I wanted to like Rachel's run of the Doom Patrol, but yeah, it had its problems. The Invisibles was interesting but I wasn't for its portrayal of a transperson (which I felt was superficial). Looking back at much of Grant Morrison's work I'm of two minds. Yes it was interesting, but on another level I felt that he was taking elements from existing subcultures and repackaging it for a typical comic fanboy audience (straight, white male). Much like how early music created by black musicians were repackaged by the music industry for white audiences by using white singers.

As for the death of Kate Godwin (Coagula), since when is a comic book death ever permanent. Someone could easily bring her back, I'm hoping for Gail Simone.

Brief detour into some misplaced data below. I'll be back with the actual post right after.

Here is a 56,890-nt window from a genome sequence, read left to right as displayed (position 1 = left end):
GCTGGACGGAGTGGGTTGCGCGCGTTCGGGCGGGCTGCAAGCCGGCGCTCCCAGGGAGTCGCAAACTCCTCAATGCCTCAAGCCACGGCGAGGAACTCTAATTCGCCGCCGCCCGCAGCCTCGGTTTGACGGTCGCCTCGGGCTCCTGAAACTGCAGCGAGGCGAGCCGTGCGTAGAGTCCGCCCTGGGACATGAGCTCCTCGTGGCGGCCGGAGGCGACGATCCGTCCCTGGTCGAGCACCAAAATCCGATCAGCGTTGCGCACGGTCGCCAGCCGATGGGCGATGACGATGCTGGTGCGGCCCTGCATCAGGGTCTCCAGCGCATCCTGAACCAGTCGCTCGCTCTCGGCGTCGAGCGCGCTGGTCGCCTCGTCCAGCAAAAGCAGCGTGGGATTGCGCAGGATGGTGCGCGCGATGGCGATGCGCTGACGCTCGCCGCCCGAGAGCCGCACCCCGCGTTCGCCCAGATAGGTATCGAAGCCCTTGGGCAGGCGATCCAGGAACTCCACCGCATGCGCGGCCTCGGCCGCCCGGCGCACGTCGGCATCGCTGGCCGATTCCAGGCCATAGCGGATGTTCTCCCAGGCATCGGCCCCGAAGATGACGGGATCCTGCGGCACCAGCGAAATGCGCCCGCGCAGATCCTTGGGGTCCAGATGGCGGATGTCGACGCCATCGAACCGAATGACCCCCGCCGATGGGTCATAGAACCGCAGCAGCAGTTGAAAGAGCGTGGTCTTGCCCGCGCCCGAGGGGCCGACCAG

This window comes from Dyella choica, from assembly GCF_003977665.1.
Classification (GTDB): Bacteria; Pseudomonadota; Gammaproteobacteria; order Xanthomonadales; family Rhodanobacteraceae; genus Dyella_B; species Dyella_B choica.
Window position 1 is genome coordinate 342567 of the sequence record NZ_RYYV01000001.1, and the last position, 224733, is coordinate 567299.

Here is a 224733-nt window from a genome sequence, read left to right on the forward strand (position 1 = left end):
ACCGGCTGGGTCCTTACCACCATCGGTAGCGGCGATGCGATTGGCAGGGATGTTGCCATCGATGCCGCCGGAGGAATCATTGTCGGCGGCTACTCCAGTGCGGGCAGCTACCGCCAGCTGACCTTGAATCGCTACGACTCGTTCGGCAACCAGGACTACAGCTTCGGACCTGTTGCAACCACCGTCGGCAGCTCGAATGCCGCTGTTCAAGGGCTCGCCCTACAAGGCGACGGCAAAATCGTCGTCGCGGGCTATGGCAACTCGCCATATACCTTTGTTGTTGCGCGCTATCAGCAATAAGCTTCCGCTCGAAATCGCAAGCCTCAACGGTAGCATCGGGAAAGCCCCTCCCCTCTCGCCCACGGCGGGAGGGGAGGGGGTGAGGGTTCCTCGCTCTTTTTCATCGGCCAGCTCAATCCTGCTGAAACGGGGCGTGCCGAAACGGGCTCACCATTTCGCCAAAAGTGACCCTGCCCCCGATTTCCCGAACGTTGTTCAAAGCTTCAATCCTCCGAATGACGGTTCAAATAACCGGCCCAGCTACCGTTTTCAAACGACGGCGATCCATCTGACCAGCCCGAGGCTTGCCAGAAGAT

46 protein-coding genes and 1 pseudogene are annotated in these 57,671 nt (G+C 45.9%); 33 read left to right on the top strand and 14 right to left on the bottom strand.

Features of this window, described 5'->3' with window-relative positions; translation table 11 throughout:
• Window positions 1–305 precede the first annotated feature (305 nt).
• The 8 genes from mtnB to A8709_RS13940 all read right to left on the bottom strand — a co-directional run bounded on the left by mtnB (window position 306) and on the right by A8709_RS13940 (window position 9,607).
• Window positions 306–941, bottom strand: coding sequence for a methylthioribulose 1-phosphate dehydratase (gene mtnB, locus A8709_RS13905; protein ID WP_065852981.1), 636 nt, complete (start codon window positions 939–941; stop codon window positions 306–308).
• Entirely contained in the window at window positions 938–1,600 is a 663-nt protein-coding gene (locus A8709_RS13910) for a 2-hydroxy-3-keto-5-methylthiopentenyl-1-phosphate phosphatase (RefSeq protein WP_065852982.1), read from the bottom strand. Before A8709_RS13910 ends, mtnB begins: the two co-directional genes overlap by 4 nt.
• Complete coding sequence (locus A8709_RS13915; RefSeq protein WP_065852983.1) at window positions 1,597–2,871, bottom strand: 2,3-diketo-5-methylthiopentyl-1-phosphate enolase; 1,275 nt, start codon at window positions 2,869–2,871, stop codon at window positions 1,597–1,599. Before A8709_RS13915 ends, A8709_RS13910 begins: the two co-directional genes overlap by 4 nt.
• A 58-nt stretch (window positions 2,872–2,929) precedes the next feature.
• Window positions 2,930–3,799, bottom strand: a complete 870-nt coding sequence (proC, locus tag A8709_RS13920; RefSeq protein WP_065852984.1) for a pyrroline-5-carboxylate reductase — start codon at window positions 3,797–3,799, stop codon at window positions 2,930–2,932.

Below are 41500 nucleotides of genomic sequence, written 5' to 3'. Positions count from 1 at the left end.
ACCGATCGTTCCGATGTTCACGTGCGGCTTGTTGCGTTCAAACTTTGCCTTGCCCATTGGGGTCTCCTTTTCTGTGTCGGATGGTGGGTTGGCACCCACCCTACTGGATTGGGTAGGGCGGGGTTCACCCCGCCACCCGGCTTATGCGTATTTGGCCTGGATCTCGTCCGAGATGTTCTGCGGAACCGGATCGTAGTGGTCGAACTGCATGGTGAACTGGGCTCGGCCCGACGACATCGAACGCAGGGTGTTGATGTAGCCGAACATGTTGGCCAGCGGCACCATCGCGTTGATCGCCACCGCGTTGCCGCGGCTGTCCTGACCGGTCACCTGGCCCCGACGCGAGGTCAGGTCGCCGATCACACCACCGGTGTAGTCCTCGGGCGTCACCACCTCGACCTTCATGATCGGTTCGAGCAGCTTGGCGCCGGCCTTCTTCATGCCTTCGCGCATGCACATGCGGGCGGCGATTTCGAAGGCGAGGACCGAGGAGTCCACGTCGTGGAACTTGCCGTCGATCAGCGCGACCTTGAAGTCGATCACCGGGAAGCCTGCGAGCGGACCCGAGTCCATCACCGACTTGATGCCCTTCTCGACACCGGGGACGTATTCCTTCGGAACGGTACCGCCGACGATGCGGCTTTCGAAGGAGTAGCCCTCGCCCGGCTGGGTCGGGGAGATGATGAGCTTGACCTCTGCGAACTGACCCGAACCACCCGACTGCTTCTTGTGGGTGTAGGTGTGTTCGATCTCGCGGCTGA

I remember Doom Patrol, I think I even have some trading cards somewhere. More comic texts please!

Pollack had a great -- really great -- short story in the May 08 magazine Fantasy and Science Fiction (the venerable F&SF) called "Immortal Snake". She has her nonsensical moments, and her writing isn't always as crisp as one might wish, but this recent story had none of those faults -- it was superb.

I liked Coagula a lot, although I don't recall if she was queer or heterosexual?

Comics needs more trans characters, IMO.

She was lesbian at the start, but had a relationship with Robotman later.